Smith & Wesson produced the Model 916,916T,916A 12 gauge shotguns which were plagued by poor quality control and had cascading minor issues in the field, prompting them to move on to the model 1000 and 3000 shotguns. Smith & Wesson exited the shotgun market in the early 70's to return to their "core" market of handguns.

In November 2006 S&W announced that it would reenter the shotgun market with two new lines of shotguns, the Elite series and the 1000 series, to be unveiled at the 2007 SHOT Show. Along with the new shotguns S&W debuted the Heirloom Warranty program, a first of its kind in the firearms industry. The warranty provides both the original buyer and the buyer's chosen heir with a lifetime warranty on all Elite Series shotguns. [7]

SW1911 Series

A SW1911 pistol
A SW1911 pistol

In 2003, Smith & Wesson introduced their variation of the classic M1911 .45 ACP semi-automatic handgun, the SW1911. This firearm retains the M1911's well known dimensions, operation, and feel, while adding a variety of modern touches. Updates to the design include serration at the front of the slide for easier operation and disassembly, a high "beaver-tail" grip safety, external extractor, lighter weight hammer, and trigger, as well as updated internal safeties to prevent misfires if dropped. S&W 1911s are available with black finished carbon steel slides and frames or bead blasted stainless slides and frames. They are also available with aluminum frames alloyed with Scandium in either natural or black finishes. These updates have resulted in a firearm that is true to the M1911 design, with additions that would normally be considered "custom", with a price similar to entry-level M1911 designs from other manufacturers.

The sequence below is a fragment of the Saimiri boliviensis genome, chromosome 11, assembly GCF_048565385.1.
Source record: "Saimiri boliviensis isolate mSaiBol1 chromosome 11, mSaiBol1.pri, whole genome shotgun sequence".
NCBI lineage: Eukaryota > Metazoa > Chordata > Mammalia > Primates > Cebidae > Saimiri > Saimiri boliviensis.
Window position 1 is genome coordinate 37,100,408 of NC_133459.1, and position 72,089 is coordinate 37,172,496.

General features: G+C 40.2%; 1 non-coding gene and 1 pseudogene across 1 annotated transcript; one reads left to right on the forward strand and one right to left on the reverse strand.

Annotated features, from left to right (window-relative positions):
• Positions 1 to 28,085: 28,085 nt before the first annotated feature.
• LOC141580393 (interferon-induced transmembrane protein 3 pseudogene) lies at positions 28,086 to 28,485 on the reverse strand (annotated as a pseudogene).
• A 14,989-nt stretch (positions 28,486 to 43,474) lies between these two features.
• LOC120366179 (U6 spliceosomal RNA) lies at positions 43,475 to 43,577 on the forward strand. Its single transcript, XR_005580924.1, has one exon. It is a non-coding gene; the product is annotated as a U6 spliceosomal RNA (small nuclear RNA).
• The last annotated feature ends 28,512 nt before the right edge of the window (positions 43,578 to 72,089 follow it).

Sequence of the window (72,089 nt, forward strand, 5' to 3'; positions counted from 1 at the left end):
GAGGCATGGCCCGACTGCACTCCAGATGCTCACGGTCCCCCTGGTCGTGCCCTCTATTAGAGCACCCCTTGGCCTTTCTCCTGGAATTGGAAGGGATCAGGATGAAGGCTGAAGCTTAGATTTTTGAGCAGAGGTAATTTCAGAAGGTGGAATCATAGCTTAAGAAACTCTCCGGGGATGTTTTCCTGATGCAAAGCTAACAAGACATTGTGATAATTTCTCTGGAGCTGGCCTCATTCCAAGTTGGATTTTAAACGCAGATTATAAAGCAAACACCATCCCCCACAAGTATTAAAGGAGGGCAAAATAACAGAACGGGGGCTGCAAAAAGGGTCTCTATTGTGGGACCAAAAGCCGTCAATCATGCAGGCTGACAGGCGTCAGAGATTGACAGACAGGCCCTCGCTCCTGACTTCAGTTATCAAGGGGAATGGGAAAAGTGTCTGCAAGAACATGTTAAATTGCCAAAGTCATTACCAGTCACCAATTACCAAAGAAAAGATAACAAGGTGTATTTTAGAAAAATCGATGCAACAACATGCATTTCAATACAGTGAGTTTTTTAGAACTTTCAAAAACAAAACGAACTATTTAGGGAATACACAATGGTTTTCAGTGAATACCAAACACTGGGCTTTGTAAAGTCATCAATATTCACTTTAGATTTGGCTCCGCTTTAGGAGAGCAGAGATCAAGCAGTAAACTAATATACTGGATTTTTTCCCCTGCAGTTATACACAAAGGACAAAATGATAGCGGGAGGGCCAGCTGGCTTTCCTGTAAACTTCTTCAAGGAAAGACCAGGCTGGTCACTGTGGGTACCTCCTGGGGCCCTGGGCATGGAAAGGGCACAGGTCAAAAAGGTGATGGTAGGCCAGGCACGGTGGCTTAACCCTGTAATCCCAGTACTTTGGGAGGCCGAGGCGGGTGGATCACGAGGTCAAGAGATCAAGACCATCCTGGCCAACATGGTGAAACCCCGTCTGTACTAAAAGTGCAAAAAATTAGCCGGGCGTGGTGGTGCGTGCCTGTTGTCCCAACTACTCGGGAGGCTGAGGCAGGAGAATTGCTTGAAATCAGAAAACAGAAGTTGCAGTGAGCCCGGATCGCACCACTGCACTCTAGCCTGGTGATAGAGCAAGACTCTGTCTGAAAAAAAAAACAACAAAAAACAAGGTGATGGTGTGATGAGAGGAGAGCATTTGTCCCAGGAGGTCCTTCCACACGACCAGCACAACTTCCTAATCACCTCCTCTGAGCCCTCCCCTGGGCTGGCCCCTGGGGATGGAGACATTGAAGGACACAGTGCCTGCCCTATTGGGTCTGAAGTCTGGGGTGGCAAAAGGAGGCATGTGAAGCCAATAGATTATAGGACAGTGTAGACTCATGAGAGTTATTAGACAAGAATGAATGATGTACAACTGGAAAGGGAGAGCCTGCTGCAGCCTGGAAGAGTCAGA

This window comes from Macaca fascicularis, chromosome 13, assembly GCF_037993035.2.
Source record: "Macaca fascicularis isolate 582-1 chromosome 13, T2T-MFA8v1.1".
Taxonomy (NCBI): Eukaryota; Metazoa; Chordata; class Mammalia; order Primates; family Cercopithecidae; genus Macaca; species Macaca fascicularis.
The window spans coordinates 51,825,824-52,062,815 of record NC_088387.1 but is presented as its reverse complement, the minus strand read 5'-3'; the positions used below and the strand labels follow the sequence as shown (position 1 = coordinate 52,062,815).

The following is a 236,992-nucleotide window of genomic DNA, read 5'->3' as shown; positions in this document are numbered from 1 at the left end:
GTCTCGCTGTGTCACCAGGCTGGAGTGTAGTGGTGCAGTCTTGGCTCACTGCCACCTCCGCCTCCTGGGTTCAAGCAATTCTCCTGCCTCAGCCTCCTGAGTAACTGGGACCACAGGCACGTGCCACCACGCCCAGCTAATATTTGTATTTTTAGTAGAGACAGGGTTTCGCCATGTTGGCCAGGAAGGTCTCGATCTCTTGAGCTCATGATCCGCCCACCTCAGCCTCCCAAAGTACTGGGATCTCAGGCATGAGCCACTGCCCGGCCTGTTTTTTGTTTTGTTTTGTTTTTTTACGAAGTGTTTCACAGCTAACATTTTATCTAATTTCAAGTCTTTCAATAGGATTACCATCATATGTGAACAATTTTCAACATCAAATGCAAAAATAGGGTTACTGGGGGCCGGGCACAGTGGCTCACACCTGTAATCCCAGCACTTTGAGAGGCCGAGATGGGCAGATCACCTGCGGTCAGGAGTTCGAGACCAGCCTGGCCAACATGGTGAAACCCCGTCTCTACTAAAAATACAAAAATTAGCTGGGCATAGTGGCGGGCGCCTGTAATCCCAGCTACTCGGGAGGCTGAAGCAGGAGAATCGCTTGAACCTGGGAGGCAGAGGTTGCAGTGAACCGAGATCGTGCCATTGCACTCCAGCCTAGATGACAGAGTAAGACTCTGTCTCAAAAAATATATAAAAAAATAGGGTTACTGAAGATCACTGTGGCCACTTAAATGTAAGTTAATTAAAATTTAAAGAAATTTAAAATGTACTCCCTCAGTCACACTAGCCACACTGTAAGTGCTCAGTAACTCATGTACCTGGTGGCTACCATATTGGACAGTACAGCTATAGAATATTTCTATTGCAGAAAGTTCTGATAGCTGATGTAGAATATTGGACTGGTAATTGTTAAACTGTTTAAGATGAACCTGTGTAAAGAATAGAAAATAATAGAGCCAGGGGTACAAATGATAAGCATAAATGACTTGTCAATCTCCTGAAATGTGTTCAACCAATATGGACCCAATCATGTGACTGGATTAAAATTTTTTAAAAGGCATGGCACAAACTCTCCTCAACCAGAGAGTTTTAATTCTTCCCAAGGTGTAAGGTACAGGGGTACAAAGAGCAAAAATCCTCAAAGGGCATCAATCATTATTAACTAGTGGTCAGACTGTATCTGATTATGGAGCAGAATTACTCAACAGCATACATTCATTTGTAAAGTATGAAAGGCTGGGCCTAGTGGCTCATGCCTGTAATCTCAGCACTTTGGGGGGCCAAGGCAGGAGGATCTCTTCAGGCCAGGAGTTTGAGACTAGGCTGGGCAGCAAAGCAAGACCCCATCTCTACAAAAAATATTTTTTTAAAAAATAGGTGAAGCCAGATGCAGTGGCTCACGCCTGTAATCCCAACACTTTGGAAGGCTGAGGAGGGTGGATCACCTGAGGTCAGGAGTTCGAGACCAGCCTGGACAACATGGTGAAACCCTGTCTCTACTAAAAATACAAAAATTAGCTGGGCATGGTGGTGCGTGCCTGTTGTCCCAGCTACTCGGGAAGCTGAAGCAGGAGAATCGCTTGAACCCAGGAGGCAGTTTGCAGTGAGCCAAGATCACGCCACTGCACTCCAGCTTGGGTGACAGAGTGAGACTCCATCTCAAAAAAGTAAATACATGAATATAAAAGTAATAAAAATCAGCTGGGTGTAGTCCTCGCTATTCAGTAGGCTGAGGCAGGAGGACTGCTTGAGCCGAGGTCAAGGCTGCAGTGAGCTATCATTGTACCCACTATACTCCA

Internal Locking Mechanism

All Smith & Wesson firearms have been equipped with an internal locking mechanism since the acquisition by Saf-T-Hammer. The mechanism itself is a relatively unobtrusive lock which, when activated with a special key, renders the firearm inoperable. While the lock could simply not be used at all, some gun owners refuse to buy "post-lock" guns, fearing the extra part might fail when they need it most. Smith & Wesson have repeatedly stated that the locking mechanism does not affect reliability. More, however, dislike it as it reeks of government interference, and is symbolic one of the country's oldest firearms makers "giving in".

Police bicycles

In addition to firearms, Smith & Wesson has also licensed its name to a line of bicycles designed by and for police. These bicycles have features such as higher handlebars and silent hubs. [8] [9]


Smith & Wesson Flashlights are also now available to the general public. They are designed and produced by PowerTech, Inc. in Collierville, Tennessee with Smith & Wesson's approval on every product.


Nineteenth century Japanese samurai and revolutionary Sakamoto Ryoma carried a Smith & Wesson revolver. [10]

In 2005, the History Channel released a documentary about Smith & Wesson titled "Tales of the Gun: Guns of Smith & Wesson". [11]

In November 2006, Smith & Wesson announced that it would begin manufacture of shotguns for the 2007 model season, a market it has not been a part of since the 1970s [12]


External links